BladeRunner City. Welcome to the future or more correctly, welcome to the confluence of the future and the past. This is the city of Kuala Lumpur, or the “Place of the Muddy River Mouth”. Here, monorail sky-trains, space age skyscrapers and glitzy materialism spill over into a culture of ancient traditions and religious tolerance.
It is a city, and a nation, of great/surprising diversity, where Chinese and Hindu temples, Muslim mosques, brash shopping centres, tempestuous street markets and monolithic office blocks mushroom. Shoulder to shoulder they co-exist, a concrete and steel metropolis straining to become an Asian tiger.
On the surface, all seems perfect. Muslims, Christians, Hindi and other religions co-exist in relative peace; the economy is burgeoning (with virtually zero unemployment), and a stable democracy has been in place for more than three decades, yet one senses social and political undercurrents in what is essentially a patriarchal society. Economically, Malaysia has also under-performed, but only if measured against the unfairly high expectations of the international community, especially those of the country’s major trading partners.
In a nutshell, the story of Malaysia is a tale of two countries. To the west of the Straits of Malakka lies Peninsular Malaysia, or the original Federation of Malay States. A collection of seven sultanates, this 2800,900 ha? strip of land is without a doubt the country’s financial powerhouse. From the high-tech streets of Kuala Lumpur to the endless palm oil plantations, it is a region proud of its culture of growth and acquisition.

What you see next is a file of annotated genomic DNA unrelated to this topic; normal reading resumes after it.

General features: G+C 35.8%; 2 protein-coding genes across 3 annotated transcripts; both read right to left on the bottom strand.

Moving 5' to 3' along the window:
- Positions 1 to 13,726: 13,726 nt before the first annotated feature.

Across the South China Seas, to the east, lies Borneo. Here one will find Sabah and Sarawak, states invited to join the Malay Federation, just on 40 years ago. This is the home of the orang asli, or jungle people, where untamed forests stretch as far as the eye can see. Orang-utans, exotic orchids, alien reptiles and giant butterflies inhabit a diverse and incredibly rich natural wonder world, and until a handful of decades ago, headhunters ruled these wild and untouched lands.